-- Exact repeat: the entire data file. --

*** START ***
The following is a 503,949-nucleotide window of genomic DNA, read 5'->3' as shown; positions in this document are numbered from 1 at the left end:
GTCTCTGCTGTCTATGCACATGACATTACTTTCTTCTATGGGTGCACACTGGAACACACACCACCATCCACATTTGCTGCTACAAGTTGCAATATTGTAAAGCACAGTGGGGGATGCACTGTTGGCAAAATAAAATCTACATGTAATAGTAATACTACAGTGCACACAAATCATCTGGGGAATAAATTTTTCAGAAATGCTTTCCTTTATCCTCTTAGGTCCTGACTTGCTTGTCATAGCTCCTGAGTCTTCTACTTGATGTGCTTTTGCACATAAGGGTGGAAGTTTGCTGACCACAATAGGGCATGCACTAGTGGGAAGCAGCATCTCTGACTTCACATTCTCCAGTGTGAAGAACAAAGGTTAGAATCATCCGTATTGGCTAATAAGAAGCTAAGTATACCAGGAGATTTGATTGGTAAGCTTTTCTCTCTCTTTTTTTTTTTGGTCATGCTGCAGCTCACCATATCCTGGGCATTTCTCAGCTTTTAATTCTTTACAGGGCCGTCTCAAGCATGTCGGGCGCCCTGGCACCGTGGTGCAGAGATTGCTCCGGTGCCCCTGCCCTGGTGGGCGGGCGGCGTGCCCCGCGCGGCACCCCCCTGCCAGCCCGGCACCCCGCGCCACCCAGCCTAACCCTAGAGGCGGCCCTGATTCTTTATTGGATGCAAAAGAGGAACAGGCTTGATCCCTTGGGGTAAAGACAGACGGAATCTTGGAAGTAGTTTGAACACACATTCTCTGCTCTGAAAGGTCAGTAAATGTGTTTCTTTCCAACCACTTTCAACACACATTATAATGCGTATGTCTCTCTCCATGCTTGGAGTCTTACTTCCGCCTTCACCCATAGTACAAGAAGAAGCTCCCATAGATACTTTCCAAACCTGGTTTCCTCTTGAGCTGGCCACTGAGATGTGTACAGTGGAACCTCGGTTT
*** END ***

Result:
The following is a 503,949-nucleotide window of genomic DNA, read 5'->3' as shown; positions in this document are numbered from 1 at the left end:
GTCTCTGCTGTCTATGCACATGACATTACTTTCTTCTATGGGTGCACACTGGAACACACACCACCATCCACATTTGCTGCTACAAGTTGCAATATTGTAAAGCACAGTGGGGGATGCACTGTTGGCAAAATAAAATCTACATGTAATAGTAATACTACAGTGCACACAAATCATCTGGGGAATAAATTTTTCAGAAATGCTTTCCTTTATCCTCTTAGGTCCTGACTTGCTTGTCATAGCTCCTGAGTCTTCTACTTGATGTGCTTTTGCACATAAGGGTGGAAGTTTGCTGACCACAATAGGGCATGCACTAGTGGGAAGCAGCATCTCTGACTTCACATTCTCCAGTGTGAAGAACAAAGGTTAGAATCATCCGTATTGGCTAATAAGAAGCTAAGTATACCAGGAGATTTGATTGGTAAGCTTTTCTCTCTCTTTTTTTTTTTGGTCATGCTGCAGCTCACCATATCCTGGGCATTTCTCAGCTTTTAATTCTTTACAGGGCCGTCTCAAGCATGTCGGGCGCCCTGGCACCGTGGTGCAGAGATTGCTCCGGTGCCCCTGCCCTGGTGGGCGGGCGGCGTGCCCCGCGCGGCACCCCCCTGCCAGCCCGGCACCCCGCGCCACCCAGCCTAACCCTAGAGGCGGCCCTGATTCTTTATTGGATGCAAAAGAGGAACAGGCTTGATCCCTTGGGGTAAAGACAGACGGAATCTTGGAAGTAGTTTGAACACACATTCTCTGCTCTGAAAGGTCAGTAAATGTGTTTCTTTCCAACCACTTTCAACACACATTATAATGCGTATGTCTCTCTCCATGCTTGGAGTCTTACTTCCGCCTTCACCCATAGTACAAGAAGAAGCTCCCATAGATACTTTCCAAACCTGGTTTCCTCTTGAGCTGGCCACTGAGATGTGTACAGTGGAACCTCGGTTT